Enbridge Line 93

Mary Annette Pember
Indian Country Today

ANISHINAABE LANDS — Line 3 is dead. Long live Line 93.

Enbridge’s controversial Line 3 construction project is complete.

“The Line 3 replacement project/Line 93 came into service on Friday, October 1, as expected through N(orth) Dakota and Minnesota,” Juli Kellner, communications specialist for Enbridge, said in an email to Indian Country Today.

And with that, Line 3 will be deactivated, according to Kellner.

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After nearly 8 years of Indigenous and citizen opposition that saw numerous protests and arrests in Minnesota and Wisconsin, and a string of state, federal and tribal court filings, it appears that the corporate giant has won.

Not so, say Indigenous and non-Native water protectors.

As clean-up begins and more construction accidents come to light, water protectors are claiming victory on a number of fronts.

Members of Indigenous advocacy organizations such as Honor the Earth and the Indigenous Environmental Network as well as tribal grassroots pipeline opponents say that the fight against Line 3 helped focus the world’s attention on what they describe as an untenable corporate push to build fossil fuel infrastructure projects at the expense of the environment.

“Line 3 is a crime against the environment and Indigenous rights, waters and lands and it marks the end of the tar sands era — but not the resistance to it,” said Winona LaDuke, executive director of Honor the Earth.

LaDuke, a citizen of the White Earth Ojibwe Nation, praised the actions of water protectors opposing the pipeline.

“Your brave efforts have reshaped the world’s views on the climate crisis that we are in,” she said.

Signs near the Firelight water protector camp along country Highway 2 near Bagley, Minnesota, on Oct. 4, 2021. (Photo by Mary Annette Pember/Indian Country Today)

Signs near the Firelight water protector camp along country Highway 2 near Bagley, Minnesota, on Oct. 4, 2021. (Photo by Mary Annette Pember/Indian Country Today)

On Oct. 11, Indigenous Peoples’ Day, activists kicked off a week of protests calling out President Joe Biden for failing to stop Line 3, and for failing to meet his promises on addressing climate change and protecting Indigenous treaty rights and lands. On Oct. 14, dozens of Indigenous leaders held a sit-in at the Interior Department in Washington, D.C., in an effort to stop extractive fossil fuel industry projects such as Line 3.

The Indigenous Environmental Network issued a statement questioning Enbridge’s rosy outlook on the project.

“Although Enbridge is pushing the message that Line 3 is a done deal and that they followed all the rules and regulations, we can see even at this late date the continuing harm to our lands and waters,” the statement said. “There have been spills, frac-outs and pierced aquifers even to this day.”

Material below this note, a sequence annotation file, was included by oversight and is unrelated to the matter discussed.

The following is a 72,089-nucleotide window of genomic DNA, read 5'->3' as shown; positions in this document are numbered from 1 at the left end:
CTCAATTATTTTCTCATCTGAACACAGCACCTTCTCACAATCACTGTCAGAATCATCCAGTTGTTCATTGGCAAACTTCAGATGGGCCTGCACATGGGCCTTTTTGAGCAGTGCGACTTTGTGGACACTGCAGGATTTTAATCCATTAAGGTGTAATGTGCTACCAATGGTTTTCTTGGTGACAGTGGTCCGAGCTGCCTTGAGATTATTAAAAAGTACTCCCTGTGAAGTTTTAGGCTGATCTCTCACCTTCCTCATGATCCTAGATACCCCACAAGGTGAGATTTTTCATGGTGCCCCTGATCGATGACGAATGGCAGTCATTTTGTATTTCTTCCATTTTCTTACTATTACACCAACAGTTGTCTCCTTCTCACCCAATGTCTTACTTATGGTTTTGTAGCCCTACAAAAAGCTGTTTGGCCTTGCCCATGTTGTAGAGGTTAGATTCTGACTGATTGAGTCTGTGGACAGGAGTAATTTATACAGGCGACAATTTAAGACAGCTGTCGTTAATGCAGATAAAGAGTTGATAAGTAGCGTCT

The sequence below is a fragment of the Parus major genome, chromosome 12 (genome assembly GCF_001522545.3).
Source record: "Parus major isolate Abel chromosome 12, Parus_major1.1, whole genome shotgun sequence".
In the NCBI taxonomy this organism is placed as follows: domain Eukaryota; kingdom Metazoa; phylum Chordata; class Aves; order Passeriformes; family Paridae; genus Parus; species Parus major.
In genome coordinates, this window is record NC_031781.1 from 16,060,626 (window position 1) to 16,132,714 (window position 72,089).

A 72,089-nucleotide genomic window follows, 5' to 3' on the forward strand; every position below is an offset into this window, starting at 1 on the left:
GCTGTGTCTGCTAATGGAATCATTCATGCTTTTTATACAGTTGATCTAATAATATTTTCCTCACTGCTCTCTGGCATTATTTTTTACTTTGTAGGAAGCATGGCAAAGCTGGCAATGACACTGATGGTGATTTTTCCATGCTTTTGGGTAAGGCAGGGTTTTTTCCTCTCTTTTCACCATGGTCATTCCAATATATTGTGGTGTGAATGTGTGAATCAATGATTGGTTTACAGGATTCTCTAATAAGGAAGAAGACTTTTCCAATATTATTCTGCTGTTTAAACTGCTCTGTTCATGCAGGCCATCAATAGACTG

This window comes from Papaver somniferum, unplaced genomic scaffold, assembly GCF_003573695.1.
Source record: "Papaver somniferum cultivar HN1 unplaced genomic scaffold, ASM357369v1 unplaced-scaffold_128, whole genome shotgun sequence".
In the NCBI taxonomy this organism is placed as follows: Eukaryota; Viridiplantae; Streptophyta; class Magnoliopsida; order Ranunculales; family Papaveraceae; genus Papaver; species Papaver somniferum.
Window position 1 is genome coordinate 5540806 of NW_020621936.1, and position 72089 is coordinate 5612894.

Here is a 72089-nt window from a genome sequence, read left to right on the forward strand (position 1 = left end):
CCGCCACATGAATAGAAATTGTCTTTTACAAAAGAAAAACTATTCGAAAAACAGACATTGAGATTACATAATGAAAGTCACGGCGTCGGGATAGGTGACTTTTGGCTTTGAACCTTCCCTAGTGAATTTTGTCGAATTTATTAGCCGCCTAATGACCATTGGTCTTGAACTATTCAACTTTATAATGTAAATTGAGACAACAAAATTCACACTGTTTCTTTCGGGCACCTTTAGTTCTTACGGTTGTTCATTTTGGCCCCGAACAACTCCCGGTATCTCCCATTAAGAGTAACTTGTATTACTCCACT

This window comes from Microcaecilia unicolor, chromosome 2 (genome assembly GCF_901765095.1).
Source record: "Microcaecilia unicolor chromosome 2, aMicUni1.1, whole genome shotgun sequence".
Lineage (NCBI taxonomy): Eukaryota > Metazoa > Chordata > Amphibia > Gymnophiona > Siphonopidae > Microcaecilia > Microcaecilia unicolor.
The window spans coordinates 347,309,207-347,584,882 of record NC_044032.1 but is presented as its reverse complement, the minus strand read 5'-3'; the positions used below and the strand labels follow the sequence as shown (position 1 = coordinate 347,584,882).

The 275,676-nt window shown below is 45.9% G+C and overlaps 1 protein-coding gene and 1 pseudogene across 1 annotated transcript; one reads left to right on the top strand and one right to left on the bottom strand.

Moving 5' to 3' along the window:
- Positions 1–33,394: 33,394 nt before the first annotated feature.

Enbridge’s decision to change the name of Line 3 to Line 93 further confirms what water protectors knew all along, said Taysha Martineau, founder of Camp Migizi, a camp for water protectors opposing Line 3.

“We stated from the beginning that this was an entirely new pipeline project,” said Martineau, a citizen of the Fond du Lac Band of Ojibwe.

Negative fallout

Although Enbridge has repeatedly framed the pipeline construction as a safety-based replacement project for the 32-inch Line 3, Line 93 is 34 inches wide, allowing it to carry tar sands oil that Line 3 could not.

Leaders of the White Earth and Red Lake Bands of Ojibwe and Line 3 opponents insist that the negative fallout from pipeline construction continues.

Frank Bibeau, attorney for and citizen of the White Earth Band of Ojibwe, said the pipeline construction exacerbated already low water levels and endangered the health of manoomin or wild rice.

In a unique rights of nature lawsuit filed in White Earth tribal court, tribal citizens accuse the Minnesota Department of Natural Resources of failing to protect the state’s fresh water by allowing Enbridge to pump up to five million gallons of additional water from construction trenches. That case is ongoing.

In January, Enbridge construction crews accidentally pierced an artesian aquifer near Clearbrook, Minnesota, causing the aquifer to lose about 24 million gallons of groundwater. The Department of Natural Resources learned about the accident in June when independent monitors reported seeing water pooling in ditches, according to a report issued by the agency.

“Enbridge began work at the Clearbrook Terminal site in early 2021 but did not follow the construction plans it provided to the DNR,” according to the report.

Enbridge erected a protective boom, shown here on Oct. 4, 2021,  around a frac-out of drilling fluid along the Mississippi River near Solway, Minnesota. (Photo by Mary Annette Pember/Indian Country Today)